Most PC and Laptop users have been accustomed to using Chrome, especially if they are running Windows rather than macOS. Competitors such as Firefox and Edge have fallen behind in terms of taking the fight to the popular browser, but, in reality, Chrome is not as good as it might seem to you.
In today's day and age, usability and certain minor features make or break a browser or application and, that is the case here. Chrome at one time was lauded as the best browser since its way of handling extensions and offering great compatibility, speed and syncing across devices is the best.
Security and safety have also become a greater concern, for the better and it is odd to see how much Google knows about you. As an Android user, one is already offering their location, app usage, viewing data to Google. Chrome is key to users such as us who have jobs in writing or online jobs, so it makes sense to take steps to better secure ourselves.
Brave can cater to your needs, since it can offer better privacy and safety whilst being faster than Chrome, despite being Chromium-based itself. It can give you access to the Chrome Web Store whilst offering 66% reduced memory usage and 35% reduction in battery life.
Brave Gets What Chrome Had, Chromium!
For a couple of years, users resented to switching to alternatives as Chrome was built on a great basic structure, but, in recent times, most competitors have moved on to the open-source Chromium structure. Brave itself is based on Chromium, much like Edge, Vivaldi and Opera.
What this basically means is that all of these browsers offer Chrome extensions, and provide performance equivalent to, if not better than Chrome. One key use case for us is Google's Offline Doc function, which can work on Brave even if Google mentions that it is meant for Chrome.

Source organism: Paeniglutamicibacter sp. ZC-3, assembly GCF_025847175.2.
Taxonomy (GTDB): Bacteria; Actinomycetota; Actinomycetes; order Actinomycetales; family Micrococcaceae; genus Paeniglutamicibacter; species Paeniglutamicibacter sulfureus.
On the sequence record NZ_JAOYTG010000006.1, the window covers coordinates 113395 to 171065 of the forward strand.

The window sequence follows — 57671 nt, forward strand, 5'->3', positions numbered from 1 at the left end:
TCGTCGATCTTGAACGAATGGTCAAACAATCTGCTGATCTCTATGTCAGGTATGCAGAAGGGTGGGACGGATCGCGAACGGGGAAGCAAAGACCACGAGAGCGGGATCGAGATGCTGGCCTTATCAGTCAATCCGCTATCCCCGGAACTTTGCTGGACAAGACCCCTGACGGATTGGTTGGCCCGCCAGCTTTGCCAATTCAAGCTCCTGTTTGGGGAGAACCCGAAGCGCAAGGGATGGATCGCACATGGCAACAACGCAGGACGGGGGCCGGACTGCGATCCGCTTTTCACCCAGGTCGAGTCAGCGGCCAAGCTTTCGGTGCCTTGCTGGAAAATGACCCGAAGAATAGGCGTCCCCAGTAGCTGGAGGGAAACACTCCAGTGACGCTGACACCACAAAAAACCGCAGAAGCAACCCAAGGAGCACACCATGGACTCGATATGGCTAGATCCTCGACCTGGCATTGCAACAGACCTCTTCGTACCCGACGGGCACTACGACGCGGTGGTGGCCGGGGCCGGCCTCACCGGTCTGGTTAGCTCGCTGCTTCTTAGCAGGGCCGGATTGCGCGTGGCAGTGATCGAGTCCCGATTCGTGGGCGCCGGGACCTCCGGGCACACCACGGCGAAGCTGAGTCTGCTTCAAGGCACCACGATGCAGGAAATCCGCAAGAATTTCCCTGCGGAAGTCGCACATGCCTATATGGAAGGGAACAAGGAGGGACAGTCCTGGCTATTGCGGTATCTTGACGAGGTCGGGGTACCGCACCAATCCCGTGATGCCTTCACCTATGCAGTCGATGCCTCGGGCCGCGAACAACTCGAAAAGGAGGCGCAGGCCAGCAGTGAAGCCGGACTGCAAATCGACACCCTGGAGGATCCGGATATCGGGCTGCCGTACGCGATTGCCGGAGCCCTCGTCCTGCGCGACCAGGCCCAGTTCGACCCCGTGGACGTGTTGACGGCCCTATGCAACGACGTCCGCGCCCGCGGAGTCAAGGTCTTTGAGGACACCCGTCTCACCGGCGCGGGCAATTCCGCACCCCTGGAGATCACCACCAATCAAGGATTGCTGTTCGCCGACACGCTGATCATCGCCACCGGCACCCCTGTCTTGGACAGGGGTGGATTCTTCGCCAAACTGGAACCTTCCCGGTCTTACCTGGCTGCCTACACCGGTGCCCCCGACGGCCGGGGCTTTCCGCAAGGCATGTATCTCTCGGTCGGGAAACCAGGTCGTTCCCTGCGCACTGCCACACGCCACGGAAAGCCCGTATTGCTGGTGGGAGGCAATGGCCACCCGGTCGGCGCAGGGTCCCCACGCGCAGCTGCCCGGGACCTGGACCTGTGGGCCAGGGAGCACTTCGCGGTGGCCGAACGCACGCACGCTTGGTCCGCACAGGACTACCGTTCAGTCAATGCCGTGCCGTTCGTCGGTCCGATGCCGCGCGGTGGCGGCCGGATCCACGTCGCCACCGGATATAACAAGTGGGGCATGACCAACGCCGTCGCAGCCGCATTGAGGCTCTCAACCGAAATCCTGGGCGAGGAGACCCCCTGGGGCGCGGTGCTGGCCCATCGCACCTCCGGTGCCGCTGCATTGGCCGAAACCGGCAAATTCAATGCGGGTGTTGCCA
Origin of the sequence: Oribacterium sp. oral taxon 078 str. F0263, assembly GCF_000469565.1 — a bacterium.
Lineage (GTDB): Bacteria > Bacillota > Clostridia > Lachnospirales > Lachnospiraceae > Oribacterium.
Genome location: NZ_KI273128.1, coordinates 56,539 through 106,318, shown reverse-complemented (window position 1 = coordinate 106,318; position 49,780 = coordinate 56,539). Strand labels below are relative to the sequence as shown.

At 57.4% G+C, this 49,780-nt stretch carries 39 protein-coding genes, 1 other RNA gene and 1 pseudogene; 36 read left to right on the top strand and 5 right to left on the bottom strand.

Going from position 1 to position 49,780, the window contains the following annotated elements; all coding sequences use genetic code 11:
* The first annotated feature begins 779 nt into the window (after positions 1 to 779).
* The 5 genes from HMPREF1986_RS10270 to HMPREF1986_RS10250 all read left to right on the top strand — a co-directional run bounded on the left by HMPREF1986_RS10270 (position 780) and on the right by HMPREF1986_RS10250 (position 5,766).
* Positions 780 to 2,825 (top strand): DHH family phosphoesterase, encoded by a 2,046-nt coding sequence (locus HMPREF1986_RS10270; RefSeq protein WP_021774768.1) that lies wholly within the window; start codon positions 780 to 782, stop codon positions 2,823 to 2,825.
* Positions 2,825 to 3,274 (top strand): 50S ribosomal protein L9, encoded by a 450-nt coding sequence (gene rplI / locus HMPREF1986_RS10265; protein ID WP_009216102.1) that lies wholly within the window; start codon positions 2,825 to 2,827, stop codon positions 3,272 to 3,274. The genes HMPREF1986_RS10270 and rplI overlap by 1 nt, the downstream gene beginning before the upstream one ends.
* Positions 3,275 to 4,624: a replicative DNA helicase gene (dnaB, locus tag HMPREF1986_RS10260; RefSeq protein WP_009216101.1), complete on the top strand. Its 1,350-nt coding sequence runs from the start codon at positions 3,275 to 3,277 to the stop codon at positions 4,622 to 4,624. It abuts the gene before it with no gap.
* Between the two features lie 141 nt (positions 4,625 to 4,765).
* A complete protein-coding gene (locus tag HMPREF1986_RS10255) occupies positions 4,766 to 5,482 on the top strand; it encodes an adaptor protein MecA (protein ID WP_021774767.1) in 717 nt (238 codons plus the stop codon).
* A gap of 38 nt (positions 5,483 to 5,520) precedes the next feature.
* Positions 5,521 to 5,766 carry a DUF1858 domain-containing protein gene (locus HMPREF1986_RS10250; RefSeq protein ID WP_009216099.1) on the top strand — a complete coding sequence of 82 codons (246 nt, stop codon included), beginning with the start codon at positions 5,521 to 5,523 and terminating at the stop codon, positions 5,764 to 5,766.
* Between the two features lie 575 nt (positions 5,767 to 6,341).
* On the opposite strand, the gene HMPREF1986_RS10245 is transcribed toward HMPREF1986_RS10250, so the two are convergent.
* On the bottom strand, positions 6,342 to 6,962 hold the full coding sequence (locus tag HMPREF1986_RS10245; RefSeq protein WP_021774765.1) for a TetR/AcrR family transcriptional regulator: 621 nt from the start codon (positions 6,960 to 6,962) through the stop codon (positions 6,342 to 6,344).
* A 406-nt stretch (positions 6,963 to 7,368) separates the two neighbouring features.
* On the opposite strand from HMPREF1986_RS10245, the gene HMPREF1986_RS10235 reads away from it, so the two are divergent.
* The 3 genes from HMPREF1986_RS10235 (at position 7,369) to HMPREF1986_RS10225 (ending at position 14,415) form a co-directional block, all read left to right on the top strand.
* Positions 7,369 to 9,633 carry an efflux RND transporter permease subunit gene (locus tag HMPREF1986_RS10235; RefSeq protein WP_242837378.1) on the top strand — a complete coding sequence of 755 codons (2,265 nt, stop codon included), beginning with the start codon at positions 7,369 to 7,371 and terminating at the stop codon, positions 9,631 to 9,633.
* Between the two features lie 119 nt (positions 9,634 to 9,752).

Another thing that makes the case for Chrome is the password-saving functionality, which can easily save and fill login details and, once you get used to it, it's really tough to not use the same each time. A dedicated password manager should do the same job for you, but it should keep the data even more secure, so that is something that we would recommend.
Brave is a cross-platform application that can let you use the app on Mac, Windows and smartphones, with an in-built ad-tracker blocker that can protect you in certain situations.
Theming wise you do lose out a bit, as Brave only offers an option between light and dark, but instead of keeping the design in mind, Brave focuses more on speed, which is something a user might appreciate more in the long run.
Is Brave better than Chrome?
Instead of getting too in-depth, it makes better sense to tell you the basics. In terms of upgrades, Brave builds on speed and privacy, with the browser forcing you to work on your use case, from adding a proper password manager to offering better speed, it makes your browsing experience tons better.
You might have to face more than one instance of CAPTCHAs but, in the general sense, it is tolerable to keep on proving your identity rather than have a person spy on you and steal your data.
Don't get us wrong, Chrome is still good, it is the best featured and offers hassle-free experiences to the user, but, if you can make some changes, for the better, browsers like Brave or Vivaldi can make your use case much better.